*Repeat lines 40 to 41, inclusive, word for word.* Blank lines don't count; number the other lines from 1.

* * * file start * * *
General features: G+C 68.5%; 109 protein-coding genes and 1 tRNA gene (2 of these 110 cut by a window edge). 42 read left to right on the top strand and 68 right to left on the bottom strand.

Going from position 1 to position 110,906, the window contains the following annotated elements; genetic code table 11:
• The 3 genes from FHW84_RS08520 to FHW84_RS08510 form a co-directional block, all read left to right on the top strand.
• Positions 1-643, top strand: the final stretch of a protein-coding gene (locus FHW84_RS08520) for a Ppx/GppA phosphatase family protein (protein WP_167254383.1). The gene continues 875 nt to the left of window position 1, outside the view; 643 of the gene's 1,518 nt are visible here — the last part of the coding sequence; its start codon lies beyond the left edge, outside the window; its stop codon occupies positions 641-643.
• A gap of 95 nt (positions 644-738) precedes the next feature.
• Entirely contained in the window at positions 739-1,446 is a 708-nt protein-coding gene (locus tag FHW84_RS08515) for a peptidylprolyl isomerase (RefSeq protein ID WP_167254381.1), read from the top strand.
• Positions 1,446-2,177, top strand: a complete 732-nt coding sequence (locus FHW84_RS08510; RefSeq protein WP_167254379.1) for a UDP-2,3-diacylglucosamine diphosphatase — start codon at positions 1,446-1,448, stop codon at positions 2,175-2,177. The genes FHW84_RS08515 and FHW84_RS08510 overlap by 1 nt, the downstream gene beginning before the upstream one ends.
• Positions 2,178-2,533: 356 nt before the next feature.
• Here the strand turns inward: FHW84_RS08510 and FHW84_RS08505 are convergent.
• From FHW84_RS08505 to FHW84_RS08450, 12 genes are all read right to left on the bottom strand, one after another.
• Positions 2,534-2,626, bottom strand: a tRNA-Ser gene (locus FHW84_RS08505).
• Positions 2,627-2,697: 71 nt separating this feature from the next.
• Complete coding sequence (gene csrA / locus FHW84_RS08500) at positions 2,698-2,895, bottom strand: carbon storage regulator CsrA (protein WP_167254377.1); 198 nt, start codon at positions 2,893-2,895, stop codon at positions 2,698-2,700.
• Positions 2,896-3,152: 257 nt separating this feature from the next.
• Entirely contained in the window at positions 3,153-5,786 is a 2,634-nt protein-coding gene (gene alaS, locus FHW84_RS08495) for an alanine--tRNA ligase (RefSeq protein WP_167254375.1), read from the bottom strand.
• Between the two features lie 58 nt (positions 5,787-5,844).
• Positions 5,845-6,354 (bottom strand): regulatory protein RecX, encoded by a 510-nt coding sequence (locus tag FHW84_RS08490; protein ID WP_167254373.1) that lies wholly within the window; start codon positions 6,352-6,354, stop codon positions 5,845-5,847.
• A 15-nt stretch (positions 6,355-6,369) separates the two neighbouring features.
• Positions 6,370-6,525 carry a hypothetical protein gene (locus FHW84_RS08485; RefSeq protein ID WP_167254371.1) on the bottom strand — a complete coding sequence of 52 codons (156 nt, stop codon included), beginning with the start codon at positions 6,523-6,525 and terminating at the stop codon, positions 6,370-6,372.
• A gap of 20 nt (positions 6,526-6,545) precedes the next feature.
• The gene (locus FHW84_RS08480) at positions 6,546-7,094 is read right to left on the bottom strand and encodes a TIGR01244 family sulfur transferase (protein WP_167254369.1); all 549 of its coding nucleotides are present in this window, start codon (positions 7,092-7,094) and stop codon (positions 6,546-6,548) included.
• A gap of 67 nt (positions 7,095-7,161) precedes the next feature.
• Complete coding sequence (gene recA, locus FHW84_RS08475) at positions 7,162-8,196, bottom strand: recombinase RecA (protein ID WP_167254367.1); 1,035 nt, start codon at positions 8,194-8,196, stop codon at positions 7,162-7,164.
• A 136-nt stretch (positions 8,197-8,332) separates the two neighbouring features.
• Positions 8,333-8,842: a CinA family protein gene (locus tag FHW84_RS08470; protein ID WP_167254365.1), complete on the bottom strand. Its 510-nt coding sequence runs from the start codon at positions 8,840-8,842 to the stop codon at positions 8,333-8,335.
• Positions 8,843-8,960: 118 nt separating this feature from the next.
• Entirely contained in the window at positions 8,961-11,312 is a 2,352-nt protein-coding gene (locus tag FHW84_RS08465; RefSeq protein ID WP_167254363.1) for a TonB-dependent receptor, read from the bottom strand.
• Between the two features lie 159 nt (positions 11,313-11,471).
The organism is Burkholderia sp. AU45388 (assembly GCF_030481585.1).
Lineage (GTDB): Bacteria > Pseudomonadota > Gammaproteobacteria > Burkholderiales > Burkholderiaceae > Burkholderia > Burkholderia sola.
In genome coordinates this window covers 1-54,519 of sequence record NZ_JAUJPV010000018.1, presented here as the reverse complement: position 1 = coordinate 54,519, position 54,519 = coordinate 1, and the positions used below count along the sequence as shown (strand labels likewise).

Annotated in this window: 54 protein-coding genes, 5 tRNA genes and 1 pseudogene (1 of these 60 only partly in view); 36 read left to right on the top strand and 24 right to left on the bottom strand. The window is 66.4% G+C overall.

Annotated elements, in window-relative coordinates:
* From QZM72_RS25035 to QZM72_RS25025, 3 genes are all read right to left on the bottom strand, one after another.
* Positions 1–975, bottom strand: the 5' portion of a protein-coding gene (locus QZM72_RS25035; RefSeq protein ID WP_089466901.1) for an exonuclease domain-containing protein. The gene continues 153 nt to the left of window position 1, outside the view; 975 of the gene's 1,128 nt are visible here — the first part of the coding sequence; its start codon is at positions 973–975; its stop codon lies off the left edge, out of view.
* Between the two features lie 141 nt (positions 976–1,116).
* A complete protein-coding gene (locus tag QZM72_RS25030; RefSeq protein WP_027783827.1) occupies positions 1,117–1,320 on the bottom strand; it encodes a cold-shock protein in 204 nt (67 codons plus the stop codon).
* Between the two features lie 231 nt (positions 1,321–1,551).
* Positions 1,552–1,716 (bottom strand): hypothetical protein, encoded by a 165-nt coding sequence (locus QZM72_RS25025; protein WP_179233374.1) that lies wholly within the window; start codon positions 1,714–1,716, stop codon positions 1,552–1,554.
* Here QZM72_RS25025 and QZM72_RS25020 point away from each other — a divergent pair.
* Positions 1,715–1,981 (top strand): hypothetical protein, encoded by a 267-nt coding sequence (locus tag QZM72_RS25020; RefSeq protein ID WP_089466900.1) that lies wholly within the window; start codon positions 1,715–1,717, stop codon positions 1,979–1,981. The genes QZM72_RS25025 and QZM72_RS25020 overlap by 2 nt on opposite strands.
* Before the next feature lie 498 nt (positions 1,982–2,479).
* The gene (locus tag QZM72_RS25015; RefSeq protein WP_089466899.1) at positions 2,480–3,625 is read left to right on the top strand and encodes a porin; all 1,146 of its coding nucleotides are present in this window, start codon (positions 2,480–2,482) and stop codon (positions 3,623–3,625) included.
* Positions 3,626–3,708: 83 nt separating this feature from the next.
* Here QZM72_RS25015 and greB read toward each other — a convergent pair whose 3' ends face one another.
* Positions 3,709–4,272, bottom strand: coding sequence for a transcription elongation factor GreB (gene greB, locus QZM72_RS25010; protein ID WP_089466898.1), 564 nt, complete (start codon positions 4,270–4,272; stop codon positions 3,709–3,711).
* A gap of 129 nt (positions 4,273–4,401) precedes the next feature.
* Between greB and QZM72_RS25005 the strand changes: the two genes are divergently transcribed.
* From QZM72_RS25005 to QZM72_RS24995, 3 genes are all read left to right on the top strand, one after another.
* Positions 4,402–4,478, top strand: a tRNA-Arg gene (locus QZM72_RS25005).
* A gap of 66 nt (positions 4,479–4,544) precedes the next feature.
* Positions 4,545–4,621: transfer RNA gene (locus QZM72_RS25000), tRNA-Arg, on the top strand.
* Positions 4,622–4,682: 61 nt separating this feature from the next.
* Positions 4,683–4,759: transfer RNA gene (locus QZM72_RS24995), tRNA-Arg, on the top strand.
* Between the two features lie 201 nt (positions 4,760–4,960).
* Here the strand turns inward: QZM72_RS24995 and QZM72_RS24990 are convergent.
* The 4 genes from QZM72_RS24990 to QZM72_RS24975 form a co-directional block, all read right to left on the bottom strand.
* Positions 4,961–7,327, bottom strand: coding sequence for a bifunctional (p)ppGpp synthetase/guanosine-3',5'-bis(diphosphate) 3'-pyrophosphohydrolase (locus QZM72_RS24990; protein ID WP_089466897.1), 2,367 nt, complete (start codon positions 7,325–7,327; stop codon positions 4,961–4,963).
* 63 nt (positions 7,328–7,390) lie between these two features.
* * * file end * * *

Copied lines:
* Here QZM72_RS25025 and QZM72_RS25020 point away from each other — a divergent pair.
* Positions 1,715–1,981 (top strand): hypothetical protein, encoded by a 267-nt coding sequence (locus tag QZM72_RS25020; RefSeq protein ID WP_089466900.1) that lies wholly within the window; start codon positions 1,715–1,717, stop codon positions 1,979–1,981. The genes QZM72_RS25025 and QZM72_RS25020 overlap by 2 nt on opposite strands.